by Robert J. Lanz LCSW

It’s impossible to say which patient finally put me over the line that night.  The competition was tough and, as luck would have it, the stakes were high.  I was getting ready to go on a trip out of town with some friends who were gracious enough to wait until midnight, when I was scheduled to leave the hospital.  Forgetting about all of the times I had to work late for one reason or another, we planned to do an all night drive to go camping in the mountains following my shift.  My friends had no way of knowing, but they should have at least suspected something would go wrong, simply because it was important that it didn’t.

As bad nights go, it was definitely one of the worst.  Actually, as bad nights go, it wasn’t one of the worst, more like, as strange nights go, it was one of the strangest.  While the short shift I dreamed of slipped into the nightmare I hoped wouldn’t occur, all of my meals were eaten standing up, and even a trip to the bathroom seemed a luxury.  I was happy to get the free junk food they give us when it gets busy, as I knew the basic oral fix it gave me would be the only pleasurable thing I would enjoy for a several hour period.  That’s a long time to go when every minute is a battle to try to get control over life and limb, or at least sanity and insanity.  Most times in life, apart from war and other such disasters, there are moments of calm, a brief time to gather one’s wits, if just to rest up for the next onslaught.  Not that night.  It was constant onslaught.  Those are the nights we have candy for dinner and chase it with a Coke while walking between patients.  If the patient is unconscious, and sometimes we secretly pray for it, we might even eat while tending to him.

It has been said that a true ER veteran could plan a six-course meal while watching a patient throw his across the room in a reverse feast of projectile vomiting.  That being the case, I could have planned the menu for the rest of my life around the weird collection of patients showing up at the time I was supposed to be heading out to a few days of peace in the wilderness.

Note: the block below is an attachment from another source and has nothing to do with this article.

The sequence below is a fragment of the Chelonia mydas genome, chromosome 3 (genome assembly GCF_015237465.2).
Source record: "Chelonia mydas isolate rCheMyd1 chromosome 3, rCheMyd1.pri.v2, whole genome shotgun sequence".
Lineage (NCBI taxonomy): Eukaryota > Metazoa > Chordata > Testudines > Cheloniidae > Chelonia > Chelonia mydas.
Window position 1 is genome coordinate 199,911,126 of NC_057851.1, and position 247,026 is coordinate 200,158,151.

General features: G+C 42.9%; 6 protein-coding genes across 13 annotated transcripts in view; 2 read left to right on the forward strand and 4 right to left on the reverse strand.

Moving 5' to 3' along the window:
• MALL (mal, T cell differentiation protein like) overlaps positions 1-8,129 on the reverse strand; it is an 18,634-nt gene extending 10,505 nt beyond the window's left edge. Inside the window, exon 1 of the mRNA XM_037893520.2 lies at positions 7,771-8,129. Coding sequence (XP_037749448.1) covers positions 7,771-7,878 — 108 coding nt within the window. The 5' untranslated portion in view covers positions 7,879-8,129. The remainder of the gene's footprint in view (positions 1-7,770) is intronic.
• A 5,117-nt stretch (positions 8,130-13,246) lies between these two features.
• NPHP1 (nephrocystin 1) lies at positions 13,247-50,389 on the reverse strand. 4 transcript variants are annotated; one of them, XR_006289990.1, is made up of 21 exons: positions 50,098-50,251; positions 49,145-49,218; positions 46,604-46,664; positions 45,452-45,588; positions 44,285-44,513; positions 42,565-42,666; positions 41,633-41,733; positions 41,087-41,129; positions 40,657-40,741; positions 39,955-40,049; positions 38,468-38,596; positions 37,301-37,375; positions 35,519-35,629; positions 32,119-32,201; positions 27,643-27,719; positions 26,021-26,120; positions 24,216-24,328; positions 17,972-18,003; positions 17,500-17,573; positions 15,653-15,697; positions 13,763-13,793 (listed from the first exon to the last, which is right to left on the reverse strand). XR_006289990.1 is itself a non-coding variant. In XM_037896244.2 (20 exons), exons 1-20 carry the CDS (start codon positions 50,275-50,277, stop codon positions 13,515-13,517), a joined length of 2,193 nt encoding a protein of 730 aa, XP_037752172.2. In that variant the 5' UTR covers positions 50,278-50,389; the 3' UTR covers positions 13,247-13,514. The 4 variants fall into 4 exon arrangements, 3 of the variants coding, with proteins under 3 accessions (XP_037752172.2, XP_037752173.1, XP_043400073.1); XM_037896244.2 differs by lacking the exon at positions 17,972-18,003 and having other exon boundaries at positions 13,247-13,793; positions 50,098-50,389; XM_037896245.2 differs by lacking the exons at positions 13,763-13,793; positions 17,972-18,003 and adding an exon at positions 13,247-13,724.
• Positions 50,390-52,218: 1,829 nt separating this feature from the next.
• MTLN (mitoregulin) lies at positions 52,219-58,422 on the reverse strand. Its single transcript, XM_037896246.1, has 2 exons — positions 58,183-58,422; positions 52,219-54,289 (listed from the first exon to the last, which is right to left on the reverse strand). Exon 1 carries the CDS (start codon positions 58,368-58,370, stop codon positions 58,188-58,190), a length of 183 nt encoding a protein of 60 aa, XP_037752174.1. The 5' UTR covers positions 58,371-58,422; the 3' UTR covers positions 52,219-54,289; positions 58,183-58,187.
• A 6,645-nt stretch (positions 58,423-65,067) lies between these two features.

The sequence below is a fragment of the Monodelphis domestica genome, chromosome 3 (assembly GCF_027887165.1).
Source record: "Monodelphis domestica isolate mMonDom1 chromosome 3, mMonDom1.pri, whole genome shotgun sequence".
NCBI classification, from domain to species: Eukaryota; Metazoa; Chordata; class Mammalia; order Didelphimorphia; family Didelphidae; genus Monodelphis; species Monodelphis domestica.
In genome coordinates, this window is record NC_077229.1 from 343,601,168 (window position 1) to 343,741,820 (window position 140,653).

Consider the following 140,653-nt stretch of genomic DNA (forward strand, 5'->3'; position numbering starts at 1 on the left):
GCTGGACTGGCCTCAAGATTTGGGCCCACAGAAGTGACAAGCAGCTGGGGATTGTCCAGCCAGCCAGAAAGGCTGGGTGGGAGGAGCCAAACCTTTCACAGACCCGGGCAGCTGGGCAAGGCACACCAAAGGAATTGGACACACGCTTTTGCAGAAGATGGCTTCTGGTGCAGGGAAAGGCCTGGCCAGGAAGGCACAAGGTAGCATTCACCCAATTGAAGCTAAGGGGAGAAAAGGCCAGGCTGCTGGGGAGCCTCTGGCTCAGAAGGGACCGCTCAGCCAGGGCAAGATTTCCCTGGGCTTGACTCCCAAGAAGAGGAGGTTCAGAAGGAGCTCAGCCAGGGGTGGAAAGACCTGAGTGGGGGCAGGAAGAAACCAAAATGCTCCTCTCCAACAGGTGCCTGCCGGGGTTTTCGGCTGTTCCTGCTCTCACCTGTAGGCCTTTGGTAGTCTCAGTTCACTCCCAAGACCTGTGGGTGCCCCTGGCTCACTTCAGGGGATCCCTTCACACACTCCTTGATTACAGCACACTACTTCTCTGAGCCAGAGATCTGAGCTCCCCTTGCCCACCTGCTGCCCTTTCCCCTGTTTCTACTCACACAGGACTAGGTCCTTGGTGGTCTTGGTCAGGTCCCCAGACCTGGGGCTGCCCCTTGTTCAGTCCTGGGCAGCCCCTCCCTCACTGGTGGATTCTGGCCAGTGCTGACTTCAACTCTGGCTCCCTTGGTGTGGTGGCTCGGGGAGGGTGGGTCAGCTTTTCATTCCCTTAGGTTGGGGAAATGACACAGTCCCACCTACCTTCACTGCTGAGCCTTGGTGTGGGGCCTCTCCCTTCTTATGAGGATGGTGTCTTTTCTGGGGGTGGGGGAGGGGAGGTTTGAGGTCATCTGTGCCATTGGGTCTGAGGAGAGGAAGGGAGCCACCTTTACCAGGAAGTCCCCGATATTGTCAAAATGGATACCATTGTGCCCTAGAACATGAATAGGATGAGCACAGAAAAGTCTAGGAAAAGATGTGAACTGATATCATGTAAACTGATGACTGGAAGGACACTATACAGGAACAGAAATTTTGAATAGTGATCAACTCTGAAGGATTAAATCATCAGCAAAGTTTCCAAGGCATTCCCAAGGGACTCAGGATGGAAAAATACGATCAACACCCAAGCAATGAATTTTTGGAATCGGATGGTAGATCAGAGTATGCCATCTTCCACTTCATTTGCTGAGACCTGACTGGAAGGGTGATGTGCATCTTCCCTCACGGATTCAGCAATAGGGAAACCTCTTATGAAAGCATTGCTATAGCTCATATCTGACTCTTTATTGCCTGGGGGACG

The cabbie that got tossed out of his car when it rolled over several times looked like he was going to be a real mess at first.  A lot of blood.  A lot of groaning.  But, as is often the case, when everything was cleaned up, X-rayed, sutured and put in fresh clothes, he wasn’t so bad after all.  A cabbie always has other cabbies around, so it wasn’t even that hard to get rid of him.  Lucky man, I guess.

The next guy was a little more difficult.  How the oncology nurses upstairs knew I was still in the ER at one a.m. is beyond me.  I should have pretended to be someone else when they called on the phone.  I could have easily lied, and in retrospect, it was a mistake not to, because things can go wrong really fast when I value someone else’s sanity more than my own.  It’s a habit left over from when I could actually pull a twelve-hour shift on my feet and still play golf the next day—if I’d played golf.  After fifteen years of night work in the ER, I should have gotten a little better at lying, if for no other reason than self-preservation.  But at that point, I could only pull it off with crazy people, and my nurse friend wasn’t crazy when she asked to come upstairs and tend to the husband of a woman who had just died after a long and lingering illness.  Really bad timing.  The woman had been trying to die for about three years and acutely dying for about five days and she finally gave in to death just when I was heading out the door.  I was beginning to see a pattern I didn’t like.